Destrehan girl battles rare brain cancer
Jonathan Menard - Jan 10, 2013
A little more than a year ago, 11-year-old Caryn Tucker, of Destrehan, was a successful gymnast who competed on the balance beam and uneven bars and had just won a first-place ribbon for her efforts. But last November, Caryn was diagnosed with a deadly brain cancer that has an average survival time of a year.
So far, Carynís family says she has beaten the odds thanks to prayer and a special diet they created.
Gilomatosis cerebri is hard to treat because of the way it spreads. There is no solid mass or tumor for the doctor to see and the cancer spreads like a spiderís web throughout the brain, making it inoperable.
Carynís mother, Brandy Tucker, said the family was shocked when they first discovered that Caryn had cancer.
"Thatís the only word that I think completely explains it," she said. "Her symptoms did not seem that severe. No one was expecting what the MRI showed."
Because of the grim outlook when she was first diagnosed, the family prayed for guidance on how they could help her. As they prayed, they discovered a lot of research on alternative treatments.
"We used Google, YouTube, books - you name it, we did it," Tucker said. "What the doctors offered wasnít good enough for us. We knew there had to be more out there. It was just countless hours of us looking things up, finding something good and diving deeper into that.
"A lot of wonderful people also send us articles. I donít want it to sound like we did everything - we have a great support system."
One of the main things the family learned is that sugar feeds cancer, so they cut it from Carynís diet. They purchased an alkaline water system and a Norwalk Juicer. Caryn started drinking five to six organic juices a day so her body could get the nutrients, vitamins and antioxidants she needed to fight cancer.
The family also decided to put Caryn on a completely organic, vegan diet and gave her whole food supplements daily to make sure she received all of the things she needed to stay healthy.
While the diet worked for a while, the cancer eventually progressed after a year. However, Tucker firmly believes that juicing and Carynís previous diet were key factors in her health.
"Now weíre participating in a phase one trial at St. Jude for high grade gliomas. They think that theyíll have success controlling these types of tumors by combining two different chemotherapies that are already in use," Tucker said.
The family is also putting Caryn on a ketogenic diet.
"There have been people who have had success beating cancer by eating this way. The point of this diet is to starve the cancer cells," Tucker said. "Cancer cells feed on sugar. With this diet, you starve your body of sugar completely."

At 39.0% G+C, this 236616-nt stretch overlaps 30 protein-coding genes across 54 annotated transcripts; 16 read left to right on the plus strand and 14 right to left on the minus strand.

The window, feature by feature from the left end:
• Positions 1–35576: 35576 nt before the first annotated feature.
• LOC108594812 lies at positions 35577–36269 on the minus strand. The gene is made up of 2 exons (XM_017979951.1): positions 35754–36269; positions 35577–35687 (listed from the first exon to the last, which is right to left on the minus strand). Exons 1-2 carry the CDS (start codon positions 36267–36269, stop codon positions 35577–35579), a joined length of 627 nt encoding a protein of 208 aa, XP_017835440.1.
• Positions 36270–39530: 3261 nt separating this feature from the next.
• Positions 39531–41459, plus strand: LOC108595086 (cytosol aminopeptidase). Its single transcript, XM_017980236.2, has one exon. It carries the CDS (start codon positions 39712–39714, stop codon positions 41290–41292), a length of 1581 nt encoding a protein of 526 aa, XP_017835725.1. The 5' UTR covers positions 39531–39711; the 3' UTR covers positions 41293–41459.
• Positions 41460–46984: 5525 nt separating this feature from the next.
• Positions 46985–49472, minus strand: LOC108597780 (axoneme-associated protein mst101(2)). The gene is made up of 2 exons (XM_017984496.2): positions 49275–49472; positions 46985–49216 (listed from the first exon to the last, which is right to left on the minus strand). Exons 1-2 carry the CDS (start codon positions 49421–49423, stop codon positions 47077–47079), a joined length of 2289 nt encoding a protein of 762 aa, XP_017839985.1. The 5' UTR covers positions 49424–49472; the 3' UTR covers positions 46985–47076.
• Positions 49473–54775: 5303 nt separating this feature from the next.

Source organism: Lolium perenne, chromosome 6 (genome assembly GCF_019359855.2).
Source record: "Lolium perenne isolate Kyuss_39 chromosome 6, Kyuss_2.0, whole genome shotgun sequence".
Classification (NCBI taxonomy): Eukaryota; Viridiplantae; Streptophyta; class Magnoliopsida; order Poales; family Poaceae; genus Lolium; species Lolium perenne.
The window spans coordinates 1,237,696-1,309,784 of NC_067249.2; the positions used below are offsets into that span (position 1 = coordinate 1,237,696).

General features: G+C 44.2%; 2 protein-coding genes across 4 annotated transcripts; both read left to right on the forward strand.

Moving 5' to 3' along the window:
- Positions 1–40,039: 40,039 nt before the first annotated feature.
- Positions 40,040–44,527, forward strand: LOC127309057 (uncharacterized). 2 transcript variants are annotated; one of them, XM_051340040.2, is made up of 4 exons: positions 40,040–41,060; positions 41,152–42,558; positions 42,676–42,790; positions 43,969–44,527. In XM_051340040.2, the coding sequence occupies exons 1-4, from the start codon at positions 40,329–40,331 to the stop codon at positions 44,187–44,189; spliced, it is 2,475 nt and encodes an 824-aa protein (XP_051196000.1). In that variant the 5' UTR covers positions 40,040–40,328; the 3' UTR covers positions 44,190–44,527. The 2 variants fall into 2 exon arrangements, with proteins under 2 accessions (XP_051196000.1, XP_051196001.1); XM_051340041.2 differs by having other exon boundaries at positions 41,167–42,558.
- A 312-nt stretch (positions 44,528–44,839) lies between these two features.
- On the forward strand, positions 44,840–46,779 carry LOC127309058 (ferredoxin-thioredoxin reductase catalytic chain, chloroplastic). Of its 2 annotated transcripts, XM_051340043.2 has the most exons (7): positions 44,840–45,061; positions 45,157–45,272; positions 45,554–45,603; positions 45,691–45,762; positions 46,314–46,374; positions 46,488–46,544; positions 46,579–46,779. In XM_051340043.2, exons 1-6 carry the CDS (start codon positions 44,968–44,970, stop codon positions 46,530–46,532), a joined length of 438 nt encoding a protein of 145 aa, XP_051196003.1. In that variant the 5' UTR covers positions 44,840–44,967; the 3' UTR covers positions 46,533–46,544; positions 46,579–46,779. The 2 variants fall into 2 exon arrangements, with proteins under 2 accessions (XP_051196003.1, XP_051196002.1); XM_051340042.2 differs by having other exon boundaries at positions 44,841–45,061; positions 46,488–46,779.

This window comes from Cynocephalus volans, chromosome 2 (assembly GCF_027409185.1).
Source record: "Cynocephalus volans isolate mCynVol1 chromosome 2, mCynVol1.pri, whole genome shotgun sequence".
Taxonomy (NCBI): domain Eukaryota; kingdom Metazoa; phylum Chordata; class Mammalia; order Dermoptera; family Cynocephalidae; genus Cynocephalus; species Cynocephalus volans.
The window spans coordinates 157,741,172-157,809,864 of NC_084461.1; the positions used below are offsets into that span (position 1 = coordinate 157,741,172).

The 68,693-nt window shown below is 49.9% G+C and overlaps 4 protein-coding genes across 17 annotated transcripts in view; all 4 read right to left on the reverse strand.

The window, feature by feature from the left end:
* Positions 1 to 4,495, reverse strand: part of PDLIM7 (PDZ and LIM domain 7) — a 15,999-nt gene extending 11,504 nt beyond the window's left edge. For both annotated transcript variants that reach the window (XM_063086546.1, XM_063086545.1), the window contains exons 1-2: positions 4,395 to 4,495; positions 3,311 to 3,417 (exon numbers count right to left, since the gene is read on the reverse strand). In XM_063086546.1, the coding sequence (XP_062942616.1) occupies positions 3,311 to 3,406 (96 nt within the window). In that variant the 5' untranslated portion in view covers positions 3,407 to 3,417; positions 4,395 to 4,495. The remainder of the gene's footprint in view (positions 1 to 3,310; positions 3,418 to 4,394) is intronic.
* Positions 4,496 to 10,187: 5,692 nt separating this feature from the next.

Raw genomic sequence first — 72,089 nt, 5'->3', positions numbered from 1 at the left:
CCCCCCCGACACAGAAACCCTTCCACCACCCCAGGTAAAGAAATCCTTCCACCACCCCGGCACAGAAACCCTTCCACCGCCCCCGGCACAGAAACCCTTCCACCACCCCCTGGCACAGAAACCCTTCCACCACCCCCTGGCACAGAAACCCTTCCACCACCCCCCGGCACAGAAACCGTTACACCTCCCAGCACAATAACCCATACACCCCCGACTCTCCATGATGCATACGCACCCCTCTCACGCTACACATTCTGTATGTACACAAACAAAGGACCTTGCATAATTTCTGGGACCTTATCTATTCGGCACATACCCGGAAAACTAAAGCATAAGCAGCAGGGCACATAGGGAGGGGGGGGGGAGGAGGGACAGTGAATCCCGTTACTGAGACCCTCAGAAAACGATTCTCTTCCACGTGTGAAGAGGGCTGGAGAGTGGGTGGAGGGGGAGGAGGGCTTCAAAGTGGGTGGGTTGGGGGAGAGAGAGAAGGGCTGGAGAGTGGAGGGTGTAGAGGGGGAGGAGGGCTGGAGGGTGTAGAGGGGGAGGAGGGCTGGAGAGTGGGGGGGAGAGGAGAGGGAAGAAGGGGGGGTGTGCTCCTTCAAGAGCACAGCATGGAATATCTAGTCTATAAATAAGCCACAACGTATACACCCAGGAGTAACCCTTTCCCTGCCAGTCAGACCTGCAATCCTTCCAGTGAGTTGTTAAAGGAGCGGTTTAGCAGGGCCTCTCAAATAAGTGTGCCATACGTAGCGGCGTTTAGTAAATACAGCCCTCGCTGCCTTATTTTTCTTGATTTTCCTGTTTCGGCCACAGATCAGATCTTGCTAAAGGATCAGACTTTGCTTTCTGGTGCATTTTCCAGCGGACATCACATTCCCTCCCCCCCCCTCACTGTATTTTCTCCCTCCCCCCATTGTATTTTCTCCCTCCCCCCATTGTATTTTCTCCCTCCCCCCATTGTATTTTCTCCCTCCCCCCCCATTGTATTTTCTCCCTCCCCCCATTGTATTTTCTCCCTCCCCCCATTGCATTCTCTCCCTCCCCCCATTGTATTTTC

That means not even eating healthy sugars from fruit.
"Normal cells can take fat and turn it into ketones to feed itself," Tucker said. "A cancer cell is not capable of doing this. It has to have glucose to survive. The idea is to get your body in this ketogenic state where the cells are turning fat into foodÖthereby starving the cancer."
Caryn, who will turn 12 on Jan. 16, has stayed busy throughout her ordeal. She started a non-profit organization whose donations assist her in her fight and with her treatments. However, Tucker says that Caryn wants to drastically increase the size of her organization so that she can help all children fighting cancer.
"We canít wait for the day that cancer is just a zodiac sign," Tucker said. "Spread the word. We can all make a difference. We can help Caryn and many others win their battle."
One local organization did help spread the word last month. Dudley DeBosier Injury Lawyers donated $1 for every new "like" Carynís Facebook page, "Prayers for Caryn," received in December.
"We heard about Carynís story, about her courageous spirit, and we wanted to help out," Chad Dudley, the managing partner at the firm, said.
Company spokesman Deanna Cuevas says that Dudley DeBosier donates to a charity each month, but in December Carynís story hit home.
"We did the Facebook campaign because not only was this a way to raise money, it is also a way to spread the word about her organization that she hopes to continue," Cuevas said. "We are eager to help Caryn raise money to help her family in their time of need and for the future when she hopefully is well."
Carynís Facebook page currently has more than 7,500 likes.
"It is so amazing to see this many people come together to support Caryn," Tucker said of the Facebook support. "Weíve seen a lot of good in people. The people who follow her page would do anything that they could to help us. People really fall in love with these children."
While Tucker said the Facebook page has helped bring Caryn the prayers she needs to fight cancer, it has also helped spread awareness.
"There are many children fighting cancer and thereís also very little research for childhood cancer," Tucker said. "We need to get the word out. Pink has become a grand thing and everyone knows about October and breast cancer. We need to turn the world gold in September for childhood cancer."
Tucker said because children face a huge disadvantage when it comes to fighting cancer, they have so much to lose.
"Awareness is the only way things will change and this page will be a part of that movement," Tucker said.
To help with fundraising efforts contact Nicole Broussard at (504)495-8404 or email her at firstname.lastname@example.org.
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